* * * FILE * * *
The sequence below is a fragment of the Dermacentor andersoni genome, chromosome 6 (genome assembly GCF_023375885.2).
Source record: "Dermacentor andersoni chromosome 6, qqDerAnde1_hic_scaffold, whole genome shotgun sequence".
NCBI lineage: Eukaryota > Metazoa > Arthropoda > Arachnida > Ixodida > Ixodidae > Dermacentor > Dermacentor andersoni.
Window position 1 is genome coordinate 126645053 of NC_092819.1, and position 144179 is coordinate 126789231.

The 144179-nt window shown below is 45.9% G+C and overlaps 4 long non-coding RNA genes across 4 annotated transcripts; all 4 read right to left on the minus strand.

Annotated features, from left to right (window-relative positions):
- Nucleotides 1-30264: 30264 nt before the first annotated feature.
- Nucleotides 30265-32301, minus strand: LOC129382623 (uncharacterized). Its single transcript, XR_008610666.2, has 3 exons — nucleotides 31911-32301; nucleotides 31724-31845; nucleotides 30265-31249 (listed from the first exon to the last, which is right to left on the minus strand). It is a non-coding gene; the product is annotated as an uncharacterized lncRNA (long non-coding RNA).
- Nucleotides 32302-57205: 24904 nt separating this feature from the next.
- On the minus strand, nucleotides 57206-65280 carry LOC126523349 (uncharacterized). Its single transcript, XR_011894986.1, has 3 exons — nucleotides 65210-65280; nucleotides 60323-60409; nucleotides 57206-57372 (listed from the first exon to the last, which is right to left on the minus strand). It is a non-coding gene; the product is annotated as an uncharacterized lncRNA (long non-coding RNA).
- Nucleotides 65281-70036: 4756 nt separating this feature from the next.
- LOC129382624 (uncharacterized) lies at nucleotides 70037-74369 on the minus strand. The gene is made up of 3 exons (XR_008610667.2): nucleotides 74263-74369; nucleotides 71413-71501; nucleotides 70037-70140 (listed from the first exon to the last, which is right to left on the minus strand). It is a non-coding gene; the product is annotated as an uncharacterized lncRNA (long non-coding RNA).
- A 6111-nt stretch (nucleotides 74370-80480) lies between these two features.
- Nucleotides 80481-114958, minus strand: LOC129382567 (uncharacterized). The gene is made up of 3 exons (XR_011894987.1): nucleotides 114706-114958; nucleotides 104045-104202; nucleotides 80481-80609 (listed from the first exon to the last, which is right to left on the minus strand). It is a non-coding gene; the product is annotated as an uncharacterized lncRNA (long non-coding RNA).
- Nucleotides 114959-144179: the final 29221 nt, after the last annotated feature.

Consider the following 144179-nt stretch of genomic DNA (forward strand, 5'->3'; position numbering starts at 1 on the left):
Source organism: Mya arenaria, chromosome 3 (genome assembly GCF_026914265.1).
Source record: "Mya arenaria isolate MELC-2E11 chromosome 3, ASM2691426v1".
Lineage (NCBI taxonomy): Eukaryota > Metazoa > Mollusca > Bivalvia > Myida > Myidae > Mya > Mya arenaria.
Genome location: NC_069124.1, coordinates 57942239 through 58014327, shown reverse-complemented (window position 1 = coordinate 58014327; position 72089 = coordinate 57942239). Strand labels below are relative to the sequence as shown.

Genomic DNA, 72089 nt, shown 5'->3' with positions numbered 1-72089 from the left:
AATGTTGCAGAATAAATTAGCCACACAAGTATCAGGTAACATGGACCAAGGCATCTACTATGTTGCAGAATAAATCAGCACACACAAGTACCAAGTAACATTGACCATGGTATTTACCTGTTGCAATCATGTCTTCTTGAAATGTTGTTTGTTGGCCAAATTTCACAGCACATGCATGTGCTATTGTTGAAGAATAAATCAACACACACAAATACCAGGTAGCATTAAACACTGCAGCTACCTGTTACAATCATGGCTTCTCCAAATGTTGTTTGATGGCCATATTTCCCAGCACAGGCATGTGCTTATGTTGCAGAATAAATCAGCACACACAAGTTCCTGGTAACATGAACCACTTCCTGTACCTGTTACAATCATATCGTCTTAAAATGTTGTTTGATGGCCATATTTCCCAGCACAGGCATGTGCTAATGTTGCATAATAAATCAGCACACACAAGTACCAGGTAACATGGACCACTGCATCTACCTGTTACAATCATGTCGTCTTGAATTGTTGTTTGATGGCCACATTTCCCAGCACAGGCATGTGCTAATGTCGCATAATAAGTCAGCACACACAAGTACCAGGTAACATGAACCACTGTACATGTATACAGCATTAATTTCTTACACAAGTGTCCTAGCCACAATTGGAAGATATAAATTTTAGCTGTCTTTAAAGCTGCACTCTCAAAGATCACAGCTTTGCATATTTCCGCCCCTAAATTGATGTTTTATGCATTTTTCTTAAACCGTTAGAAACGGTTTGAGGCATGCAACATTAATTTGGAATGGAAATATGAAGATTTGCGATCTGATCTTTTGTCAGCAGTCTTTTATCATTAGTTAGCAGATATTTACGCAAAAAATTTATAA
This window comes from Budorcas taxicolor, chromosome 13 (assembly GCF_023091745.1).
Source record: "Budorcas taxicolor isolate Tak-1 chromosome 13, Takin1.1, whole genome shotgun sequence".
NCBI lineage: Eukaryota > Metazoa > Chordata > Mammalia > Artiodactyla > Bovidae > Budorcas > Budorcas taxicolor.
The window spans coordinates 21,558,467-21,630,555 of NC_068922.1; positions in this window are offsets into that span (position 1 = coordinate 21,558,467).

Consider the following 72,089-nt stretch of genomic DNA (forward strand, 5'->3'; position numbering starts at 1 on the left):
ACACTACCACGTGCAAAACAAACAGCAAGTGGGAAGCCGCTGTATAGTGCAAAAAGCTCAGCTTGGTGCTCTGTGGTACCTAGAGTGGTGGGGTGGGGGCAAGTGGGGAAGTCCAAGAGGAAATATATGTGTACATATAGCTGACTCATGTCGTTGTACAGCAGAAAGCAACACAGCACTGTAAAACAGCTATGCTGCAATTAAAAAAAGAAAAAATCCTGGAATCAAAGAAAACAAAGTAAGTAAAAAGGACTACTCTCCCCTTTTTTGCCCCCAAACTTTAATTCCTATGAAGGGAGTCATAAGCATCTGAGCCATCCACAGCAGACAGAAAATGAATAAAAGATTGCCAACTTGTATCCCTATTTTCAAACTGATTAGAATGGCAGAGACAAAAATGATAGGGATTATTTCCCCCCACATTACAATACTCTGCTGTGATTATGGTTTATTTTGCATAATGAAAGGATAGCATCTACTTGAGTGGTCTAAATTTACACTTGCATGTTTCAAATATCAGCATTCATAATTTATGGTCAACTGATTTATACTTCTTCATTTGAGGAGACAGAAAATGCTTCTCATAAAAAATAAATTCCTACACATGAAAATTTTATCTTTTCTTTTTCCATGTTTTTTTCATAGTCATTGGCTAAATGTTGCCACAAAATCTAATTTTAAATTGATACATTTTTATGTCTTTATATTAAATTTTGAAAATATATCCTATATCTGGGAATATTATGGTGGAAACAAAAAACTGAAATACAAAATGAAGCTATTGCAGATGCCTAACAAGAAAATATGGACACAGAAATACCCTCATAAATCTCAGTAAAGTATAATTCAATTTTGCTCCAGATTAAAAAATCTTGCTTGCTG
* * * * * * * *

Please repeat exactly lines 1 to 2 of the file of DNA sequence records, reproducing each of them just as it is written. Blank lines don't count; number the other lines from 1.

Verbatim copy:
The sequence below is a fragment of the Dermacentor andersoni genome, chromosome 6 (genome assembly GCF_023375885.2).
Source record: "Dermacentor andersoni chromosome 6, qqDerAnde1_hic_scaffold, whole genome shotgun sequence".